Todd

      • Pastor Luke says:

        I don’t think it is untimely or inappropriate to point out that our society has things very misaligned when we (society) elevate one tragedy yet condone another that is the worst holocaust in human history. A colleague of mine decided to light 20 candles during worship this past week yet many remain disproportionately silent about the 125,000 children who are killed DAILY through abortion. I think people like Dobson are trying to point out that our righteous anger should be burning equally as hot if not hotter over the worldwide holocaust that continues everyday. As I was in prayer last week, God asked me that very question. “Why is my anger burning so hot over the shooting yet it is waning regarding the unborn?” I think God uses these events to remind us of the levels of evil we sometimes forget because they are ongoing.

        My opinon

        • Todd Rhoades says:

          And honestly, Luke… I have no problem with the way you presented that. That is MUCH different than Dr. Lucas’ response.

          Is there injustice? Absolutely.

          But as Christians, we look unbelievably ungodly to most people when we bring up abortion while people are mourning the loss of their children.

          Should it rekindle a fire within us? Sure.

          Should that fire be expressed as, sure this is terrible, BUT…, even before the funerals are completed? I don’t think so.

          We’re on the same team… but the Dobson’s (in my opinion) are not scoring any points for the team… just disdain from people that find it inappropriate, at least at this time.

          • Pastor Luke says:

            Point taken…we do need to be wise in what we say to fellow Christians (ie: in worship) as opposed to society in general. I certainly wouldn’t want the responsibility he has being on the radio as he is, never knowing who the audience really is. Same issue as Rick Warren being constantly critiqued from both sides. When Jesus said take up your cross he should have included a thick skin.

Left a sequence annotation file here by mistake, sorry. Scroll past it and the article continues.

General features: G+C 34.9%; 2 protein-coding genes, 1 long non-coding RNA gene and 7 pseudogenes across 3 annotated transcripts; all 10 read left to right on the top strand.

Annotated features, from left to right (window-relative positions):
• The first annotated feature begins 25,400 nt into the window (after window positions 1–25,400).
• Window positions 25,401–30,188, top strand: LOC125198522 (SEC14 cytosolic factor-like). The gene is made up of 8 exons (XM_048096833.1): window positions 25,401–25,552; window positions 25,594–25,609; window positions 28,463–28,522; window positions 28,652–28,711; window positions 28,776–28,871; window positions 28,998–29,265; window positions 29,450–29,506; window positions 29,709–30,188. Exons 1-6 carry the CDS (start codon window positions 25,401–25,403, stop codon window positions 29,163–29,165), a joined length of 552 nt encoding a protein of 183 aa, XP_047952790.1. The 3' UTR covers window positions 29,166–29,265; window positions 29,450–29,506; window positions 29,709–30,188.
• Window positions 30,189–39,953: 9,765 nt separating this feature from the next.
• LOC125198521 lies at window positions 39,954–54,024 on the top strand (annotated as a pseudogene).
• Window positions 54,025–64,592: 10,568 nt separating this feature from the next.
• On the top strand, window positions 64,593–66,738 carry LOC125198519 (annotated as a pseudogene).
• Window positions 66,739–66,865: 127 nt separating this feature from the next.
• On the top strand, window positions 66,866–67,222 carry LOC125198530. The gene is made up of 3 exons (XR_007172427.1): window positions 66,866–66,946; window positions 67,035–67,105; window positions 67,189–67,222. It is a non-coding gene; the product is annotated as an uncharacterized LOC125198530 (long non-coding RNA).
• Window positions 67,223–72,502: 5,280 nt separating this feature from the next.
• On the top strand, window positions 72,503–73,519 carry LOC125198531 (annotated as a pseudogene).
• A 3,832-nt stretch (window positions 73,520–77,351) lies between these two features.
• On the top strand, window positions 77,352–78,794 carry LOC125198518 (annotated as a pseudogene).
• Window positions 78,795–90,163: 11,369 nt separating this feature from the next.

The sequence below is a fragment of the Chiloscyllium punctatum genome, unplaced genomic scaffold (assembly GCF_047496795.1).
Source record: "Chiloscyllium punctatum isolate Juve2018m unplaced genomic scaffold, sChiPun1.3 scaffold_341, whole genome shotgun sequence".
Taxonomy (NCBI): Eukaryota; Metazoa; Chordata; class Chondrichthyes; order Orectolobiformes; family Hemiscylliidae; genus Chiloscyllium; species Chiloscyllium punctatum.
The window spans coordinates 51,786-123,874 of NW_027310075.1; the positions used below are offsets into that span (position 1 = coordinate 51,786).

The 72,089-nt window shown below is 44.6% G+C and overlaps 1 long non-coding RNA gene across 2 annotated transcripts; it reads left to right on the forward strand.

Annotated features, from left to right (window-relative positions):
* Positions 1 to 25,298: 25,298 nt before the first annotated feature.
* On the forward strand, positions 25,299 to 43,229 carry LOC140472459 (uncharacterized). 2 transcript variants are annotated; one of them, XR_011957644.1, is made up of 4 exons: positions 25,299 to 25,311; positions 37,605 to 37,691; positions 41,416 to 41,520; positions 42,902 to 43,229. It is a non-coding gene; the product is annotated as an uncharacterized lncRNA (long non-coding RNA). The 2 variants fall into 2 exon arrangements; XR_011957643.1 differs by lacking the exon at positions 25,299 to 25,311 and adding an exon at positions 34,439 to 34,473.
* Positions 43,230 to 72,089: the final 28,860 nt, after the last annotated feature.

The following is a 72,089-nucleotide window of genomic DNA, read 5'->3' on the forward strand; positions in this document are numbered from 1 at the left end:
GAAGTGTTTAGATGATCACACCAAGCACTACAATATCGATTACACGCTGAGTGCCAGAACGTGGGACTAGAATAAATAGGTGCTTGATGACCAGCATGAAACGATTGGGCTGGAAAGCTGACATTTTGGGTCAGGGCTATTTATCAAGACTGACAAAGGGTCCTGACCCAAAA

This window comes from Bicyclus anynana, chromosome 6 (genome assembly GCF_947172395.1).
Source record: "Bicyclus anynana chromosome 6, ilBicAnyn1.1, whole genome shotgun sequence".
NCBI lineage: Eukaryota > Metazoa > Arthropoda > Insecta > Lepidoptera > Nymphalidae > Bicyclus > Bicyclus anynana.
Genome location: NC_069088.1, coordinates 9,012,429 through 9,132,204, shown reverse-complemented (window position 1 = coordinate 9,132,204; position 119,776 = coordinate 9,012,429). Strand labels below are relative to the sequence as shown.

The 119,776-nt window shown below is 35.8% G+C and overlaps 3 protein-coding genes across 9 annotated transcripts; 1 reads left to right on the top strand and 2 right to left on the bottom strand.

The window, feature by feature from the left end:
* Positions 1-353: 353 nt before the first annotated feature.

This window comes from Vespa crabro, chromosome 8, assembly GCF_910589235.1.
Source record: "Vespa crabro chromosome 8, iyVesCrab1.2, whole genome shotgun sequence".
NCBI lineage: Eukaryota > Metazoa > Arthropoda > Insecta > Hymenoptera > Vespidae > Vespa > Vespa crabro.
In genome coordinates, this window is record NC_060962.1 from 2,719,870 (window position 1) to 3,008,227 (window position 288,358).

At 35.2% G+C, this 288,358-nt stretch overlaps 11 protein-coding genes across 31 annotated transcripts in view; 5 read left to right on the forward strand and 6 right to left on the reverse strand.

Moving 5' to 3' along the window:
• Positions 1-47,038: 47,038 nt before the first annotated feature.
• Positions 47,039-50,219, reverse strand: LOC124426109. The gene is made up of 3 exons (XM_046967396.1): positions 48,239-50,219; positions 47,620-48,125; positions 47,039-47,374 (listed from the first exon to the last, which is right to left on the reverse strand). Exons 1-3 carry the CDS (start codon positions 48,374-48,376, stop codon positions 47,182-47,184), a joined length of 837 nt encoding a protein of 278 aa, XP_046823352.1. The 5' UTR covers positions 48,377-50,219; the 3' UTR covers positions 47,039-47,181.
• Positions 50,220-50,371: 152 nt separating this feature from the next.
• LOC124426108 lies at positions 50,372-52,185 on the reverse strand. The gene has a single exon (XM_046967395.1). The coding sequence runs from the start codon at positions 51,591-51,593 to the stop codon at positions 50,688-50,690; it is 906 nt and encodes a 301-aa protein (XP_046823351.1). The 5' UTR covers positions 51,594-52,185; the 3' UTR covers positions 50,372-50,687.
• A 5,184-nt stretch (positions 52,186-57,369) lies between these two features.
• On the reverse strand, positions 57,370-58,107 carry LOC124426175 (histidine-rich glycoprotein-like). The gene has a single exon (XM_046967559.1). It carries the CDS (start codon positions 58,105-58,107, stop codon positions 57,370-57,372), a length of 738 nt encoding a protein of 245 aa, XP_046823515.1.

• blessing says:

          I totally agree with Dr. Lucas and Pastor Luke. I enjoyed the discussion and got my share of wisdom. Todd, your comment of “stop it,” is tasteless…

  3. Dr. Larry Lucas says:

    On most issues I find myself in agreement with Todd — not on this one. I was horrified to read “stop it” being directed to a champion of life and the family. I am not certain it is in our job description as Christians to avoid giving offense by not continually pointing out that, indeed, the killing of over 50 million children by abortion contributes greatly to the cauterization of the American (and Christian) conscience. It is entirely inappropriate to say “I am as prolife as anyone” while rebuking a champion of life for standing for life at a key time when the point can be renewed. If not in the shadow of the killing of innocents, then when? When it feels better to others? I think we need to read again the description of the OT prophets about God’s viewpoint on the sacrifice of children to idols. Have we made “civil discourse” and choosing non-offending moments to point to holocaust the new politically correct Evangelicalism? Raising the specter of abortion and its consequences is an entirely appropriate moment when the nation is grieving over the killing of other children. Both are connected to the degradation that is occurring in American culture.